Zimbabwe. The very name is shrouded in mystery, the people who built it, the reason for building it and the stone falcons that decorated it remain a mystery and a wonder. Was it built for Worship or for War?
Today it has become known as the name of a country conceived in bloodshed, born in sorrow. For about fifteen years a grim little war raged, a three way civil war between the Rhodesian army and the militant wings of the Matebele and the Shona people.
With the escalation of hostilities every white citizen was conscripted. I was also compelled to join up and since I became reluctant to bear arms against civilians I was seconded into the Medical Corps and trained as a Military Paramedic.
The training involved anatomy, physiology, pharmacology, primary health care and missile injury treatment. Part of my training required me to work in A&E in Bulawayo’s Mpilo hospital. It was a heartbreaking experience treating infants, children, men and women ravaged by road traffic accidents, public violence or disease.
After the successful completion of my training I was deployed into the war zone. I had a fully equipped Field Hospital, comprising a clinical treatment room and a large 4X4 resuscitation van capable of carrying six stretchers loaded with casualties.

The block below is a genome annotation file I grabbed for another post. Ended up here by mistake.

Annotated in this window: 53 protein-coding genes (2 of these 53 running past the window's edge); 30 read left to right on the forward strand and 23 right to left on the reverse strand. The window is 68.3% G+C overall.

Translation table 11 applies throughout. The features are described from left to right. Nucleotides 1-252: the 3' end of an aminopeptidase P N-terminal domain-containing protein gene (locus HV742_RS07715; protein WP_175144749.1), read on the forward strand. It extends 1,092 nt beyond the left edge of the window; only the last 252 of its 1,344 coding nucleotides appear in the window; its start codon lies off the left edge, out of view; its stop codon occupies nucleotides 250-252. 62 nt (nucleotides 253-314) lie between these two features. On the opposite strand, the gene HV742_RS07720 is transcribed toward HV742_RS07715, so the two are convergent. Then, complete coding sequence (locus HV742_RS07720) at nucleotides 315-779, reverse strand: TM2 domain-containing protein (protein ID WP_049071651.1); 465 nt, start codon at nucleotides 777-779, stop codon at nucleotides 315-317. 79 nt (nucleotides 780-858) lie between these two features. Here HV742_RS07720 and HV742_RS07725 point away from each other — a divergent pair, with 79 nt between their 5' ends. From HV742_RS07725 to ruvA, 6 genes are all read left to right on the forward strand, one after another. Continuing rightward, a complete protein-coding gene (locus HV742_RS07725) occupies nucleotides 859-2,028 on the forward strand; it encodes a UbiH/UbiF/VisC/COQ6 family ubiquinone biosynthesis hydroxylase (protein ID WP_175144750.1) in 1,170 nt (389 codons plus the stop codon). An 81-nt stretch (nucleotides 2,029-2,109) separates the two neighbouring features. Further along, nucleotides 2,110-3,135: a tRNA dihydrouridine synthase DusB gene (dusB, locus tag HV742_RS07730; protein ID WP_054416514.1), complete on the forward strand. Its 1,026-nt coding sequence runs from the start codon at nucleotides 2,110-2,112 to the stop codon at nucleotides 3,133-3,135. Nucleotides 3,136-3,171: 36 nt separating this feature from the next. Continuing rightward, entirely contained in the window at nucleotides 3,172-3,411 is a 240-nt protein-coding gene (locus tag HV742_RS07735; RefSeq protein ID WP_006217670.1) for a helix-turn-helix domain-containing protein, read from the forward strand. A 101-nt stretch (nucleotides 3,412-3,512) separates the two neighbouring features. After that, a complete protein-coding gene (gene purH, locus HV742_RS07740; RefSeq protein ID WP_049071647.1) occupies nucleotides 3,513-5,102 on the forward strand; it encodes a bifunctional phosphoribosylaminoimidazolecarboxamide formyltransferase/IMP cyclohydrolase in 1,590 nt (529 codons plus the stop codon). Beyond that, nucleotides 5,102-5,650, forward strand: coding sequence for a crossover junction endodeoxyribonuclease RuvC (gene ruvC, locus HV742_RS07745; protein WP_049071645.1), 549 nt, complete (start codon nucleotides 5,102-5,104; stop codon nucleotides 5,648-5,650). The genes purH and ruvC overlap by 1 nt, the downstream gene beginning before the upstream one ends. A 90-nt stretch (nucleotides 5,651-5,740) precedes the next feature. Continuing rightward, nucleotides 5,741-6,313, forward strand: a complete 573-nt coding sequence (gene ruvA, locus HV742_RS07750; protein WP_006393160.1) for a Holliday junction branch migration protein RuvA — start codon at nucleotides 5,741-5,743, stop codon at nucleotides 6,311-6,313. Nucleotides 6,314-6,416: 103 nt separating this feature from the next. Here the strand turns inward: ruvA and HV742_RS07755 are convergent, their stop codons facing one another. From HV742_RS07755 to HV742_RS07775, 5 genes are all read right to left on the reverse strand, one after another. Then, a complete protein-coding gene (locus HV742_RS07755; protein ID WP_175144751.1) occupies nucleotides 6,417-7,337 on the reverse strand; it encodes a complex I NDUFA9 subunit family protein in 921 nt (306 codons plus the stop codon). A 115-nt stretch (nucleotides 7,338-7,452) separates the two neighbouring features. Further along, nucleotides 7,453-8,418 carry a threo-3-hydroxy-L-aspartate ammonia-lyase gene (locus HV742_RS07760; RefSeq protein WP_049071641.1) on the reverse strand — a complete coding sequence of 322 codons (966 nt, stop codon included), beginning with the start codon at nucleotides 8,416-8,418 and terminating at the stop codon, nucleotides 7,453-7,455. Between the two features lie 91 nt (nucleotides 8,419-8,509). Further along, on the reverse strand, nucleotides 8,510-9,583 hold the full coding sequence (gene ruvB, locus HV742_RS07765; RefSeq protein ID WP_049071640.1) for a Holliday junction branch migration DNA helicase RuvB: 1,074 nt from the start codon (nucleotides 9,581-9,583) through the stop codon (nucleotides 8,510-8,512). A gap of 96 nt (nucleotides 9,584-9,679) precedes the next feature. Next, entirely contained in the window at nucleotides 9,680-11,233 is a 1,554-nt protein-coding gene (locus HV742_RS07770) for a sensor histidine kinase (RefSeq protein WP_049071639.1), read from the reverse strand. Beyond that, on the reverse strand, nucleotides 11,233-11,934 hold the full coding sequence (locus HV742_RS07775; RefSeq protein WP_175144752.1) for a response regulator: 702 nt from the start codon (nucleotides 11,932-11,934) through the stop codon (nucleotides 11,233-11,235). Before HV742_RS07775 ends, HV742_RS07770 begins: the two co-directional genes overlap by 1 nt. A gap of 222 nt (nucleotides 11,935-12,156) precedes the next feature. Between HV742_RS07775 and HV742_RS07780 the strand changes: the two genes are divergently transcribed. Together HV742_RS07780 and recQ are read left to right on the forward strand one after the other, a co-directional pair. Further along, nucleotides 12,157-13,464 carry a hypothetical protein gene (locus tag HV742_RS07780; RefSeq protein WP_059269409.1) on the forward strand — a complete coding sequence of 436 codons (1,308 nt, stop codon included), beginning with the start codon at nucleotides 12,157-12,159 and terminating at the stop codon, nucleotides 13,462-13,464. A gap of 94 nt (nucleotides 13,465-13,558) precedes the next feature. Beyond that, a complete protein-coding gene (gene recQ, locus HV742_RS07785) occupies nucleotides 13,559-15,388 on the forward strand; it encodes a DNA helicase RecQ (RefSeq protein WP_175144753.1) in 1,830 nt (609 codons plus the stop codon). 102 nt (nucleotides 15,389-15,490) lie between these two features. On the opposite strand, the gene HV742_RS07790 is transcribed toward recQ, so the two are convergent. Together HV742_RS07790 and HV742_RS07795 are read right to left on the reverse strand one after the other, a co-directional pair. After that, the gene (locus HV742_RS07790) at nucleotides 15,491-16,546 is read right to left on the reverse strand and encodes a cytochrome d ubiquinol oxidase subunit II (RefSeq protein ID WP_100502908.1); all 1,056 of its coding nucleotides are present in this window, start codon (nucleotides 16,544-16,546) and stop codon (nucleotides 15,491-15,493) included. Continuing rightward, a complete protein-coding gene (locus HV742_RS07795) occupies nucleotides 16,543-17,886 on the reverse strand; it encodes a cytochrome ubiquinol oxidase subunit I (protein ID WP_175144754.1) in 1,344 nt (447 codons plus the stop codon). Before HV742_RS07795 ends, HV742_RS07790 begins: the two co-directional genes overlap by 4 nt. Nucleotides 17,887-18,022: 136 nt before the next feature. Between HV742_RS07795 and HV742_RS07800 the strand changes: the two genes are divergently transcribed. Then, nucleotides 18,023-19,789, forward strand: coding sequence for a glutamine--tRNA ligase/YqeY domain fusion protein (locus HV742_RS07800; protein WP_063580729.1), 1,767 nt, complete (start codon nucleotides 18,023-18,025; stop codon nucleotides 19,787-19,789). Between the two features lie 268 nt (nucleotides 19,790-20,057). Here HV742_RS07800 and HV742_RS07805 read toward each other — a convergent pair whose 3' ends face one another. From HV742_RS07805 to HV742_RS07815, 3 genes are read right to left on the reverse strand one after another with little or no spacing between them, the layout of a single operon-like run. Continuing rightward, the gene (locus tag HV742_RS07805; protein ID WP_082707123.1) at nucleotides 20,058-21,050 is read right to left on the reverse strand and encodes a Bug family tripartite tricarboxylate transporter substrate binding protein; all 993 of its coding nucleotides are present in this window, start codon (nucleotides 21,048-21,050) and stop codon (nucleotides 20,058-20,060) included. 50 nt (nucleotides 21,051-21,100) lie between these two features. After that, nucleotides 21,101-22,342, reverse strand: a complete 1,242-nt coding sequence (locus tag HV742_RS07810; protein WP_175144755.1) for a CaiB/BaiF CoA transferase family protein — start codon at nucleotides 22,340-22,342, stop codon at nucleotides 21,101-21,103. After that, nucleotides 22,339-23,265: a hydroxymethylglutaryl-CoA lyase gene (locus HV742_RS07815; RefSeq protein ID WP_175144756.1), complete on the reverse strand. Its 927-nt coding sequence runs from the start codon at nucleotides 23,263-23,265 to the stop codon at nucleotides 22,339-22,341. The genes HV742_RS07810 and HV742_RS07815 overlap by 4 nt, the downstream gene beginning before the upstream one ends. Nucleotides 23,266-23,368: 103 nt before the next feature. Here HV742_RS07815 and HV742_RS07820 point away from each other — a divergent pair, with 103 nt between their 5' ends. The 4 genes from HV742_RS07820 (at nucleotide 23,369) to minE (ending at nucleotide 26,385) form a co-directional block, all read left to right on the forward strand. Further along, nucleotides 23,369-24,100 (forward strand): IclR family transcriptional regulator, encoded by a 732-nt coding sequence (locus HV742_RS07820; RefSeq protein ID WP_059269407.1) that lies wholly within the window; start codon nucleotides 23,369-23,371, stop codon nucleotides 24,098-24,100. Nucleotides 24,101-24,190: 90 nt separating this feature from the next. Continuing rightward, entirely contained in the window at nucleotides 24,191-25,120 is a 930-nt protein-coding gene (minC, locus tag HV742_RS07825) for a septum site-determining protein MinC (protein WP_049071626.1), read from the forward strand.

My duties varied between running a field clinic in the local villages, maintaining the health of the Unit that I was attached to and responding to a call to treat the wounded combatants.
Triage is a term for sorting casualties into the walking wounded, those who would survive given treatment, and those who have terminal injuries. In practice this means that criticality injured are first treated, followed by treating the less serious casualties.
The terminally injured are left to die. It is a dreadful thing to hear a terribly ravaged young man tormented by pain and dying horribly. His comrades would gather around him and look at me as if to remind me of our Covenant. The guys had all agreed that if they were beyond redemption I would give them a pain free death.
His companions would all turn their backs to him so they wouldn’t have to watch me bend over him, reaching into my medical pack. When it was over they would turn, look me in the eyes and nod their affirmation.
We were Territorial troops serving six weeks in the war zones and six weeks at home and work, turn about, year in year out for fifteen years. It took a toll on families it took a toll on farmers, black and white alike.
It was a Cruel War and a time of madness.